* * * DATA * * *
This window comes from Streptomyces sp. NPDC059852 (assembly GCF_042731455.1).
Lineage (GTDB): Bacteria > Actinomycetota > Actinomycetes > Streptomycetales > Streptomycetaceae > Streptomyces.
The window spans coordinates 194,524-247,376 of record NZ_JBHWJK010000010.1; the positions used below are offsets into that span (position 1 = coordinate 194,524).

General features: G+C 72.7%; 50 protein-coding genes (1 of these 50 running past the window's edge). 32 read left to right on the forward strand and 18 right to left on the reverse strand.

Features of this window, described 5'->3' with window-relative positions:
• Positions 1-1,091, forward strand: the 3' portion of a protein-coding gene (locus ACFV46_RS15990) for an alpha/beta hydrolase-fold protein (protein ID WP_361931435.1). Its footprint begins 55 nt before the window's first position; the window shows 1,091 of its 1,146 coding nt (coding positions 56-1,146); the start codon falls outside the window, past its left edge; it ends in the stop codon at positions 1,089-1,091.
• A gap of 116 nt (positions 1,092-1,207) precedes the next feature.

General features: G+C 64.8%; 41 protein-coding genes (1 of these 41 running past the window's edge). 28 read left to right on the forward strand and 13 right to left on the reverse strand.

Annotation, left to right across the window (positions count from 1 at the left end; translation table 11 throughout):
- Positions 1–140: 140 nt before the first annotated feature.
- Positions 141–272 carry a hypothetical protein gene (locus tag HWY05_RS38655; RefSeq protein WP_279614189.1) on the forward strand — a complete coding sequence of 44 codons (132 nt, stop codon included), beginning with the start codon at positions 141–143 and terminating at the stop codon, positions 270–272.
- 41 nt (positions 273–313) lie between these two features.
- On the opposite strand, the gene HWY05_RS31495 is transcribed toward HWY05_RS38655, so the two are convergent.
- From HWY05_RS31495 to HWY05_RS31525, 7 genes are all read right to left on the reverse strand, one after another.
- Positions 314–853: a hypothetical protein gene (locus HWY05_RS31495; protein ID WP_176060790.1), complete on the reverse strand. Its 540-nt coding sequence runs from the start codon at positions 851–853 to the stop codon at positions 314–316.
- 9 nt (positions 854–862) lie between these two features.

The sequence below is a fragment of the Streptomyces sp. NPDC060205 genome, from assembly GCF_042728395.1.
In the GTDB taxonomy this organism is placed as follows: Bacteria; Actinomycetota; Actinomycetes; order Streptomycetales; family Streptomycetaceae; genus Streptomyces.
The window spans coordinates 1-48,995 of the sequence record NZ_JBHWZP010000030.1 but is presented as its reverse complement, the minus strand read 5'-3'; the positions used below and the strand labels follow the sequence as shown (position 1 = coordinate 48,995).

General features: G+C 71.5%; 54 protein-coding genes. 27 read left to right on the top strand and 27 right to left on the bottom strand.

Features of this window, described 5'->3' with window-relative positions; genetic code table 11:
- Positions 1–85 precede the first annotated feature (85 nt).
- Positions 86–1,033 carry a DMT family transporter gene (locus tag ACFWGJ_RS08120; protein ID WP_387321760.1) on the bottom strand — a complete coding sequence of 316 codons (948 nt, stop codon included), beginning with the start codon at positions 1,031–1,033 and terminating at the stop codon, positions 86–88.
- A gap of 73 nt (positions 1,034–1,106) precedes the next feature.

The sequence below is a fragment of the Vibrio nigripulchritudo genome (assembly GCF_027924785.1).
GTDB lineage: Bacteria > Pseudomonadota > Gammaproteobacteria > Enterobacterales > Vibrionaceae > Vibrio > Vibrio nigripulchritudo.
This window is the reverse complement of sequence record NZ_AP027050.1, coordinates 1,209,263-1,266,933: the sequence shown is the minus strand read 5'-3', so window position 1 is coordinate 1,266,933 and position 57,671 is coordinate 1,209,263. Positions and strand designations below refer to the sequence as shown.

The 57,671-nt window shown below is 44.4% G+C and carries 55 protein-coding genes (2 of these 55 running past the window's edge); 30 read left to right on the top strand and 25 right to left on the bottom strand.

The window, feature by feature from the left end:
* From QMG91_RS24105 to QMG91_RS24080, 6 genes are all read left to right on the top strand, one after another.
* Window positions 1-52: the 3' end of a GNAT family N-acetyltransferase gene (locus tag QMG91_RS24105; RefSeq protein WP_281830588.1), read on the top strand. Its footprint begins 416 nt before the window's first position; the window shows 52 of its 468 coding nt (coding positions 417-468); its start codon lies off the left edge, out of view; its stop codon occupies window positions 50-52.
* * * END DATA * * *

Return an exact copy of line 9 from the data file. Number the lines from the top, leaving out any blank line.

Annotation, left to right across the window (positions count from 1 at the left end; translation table 11 throughout):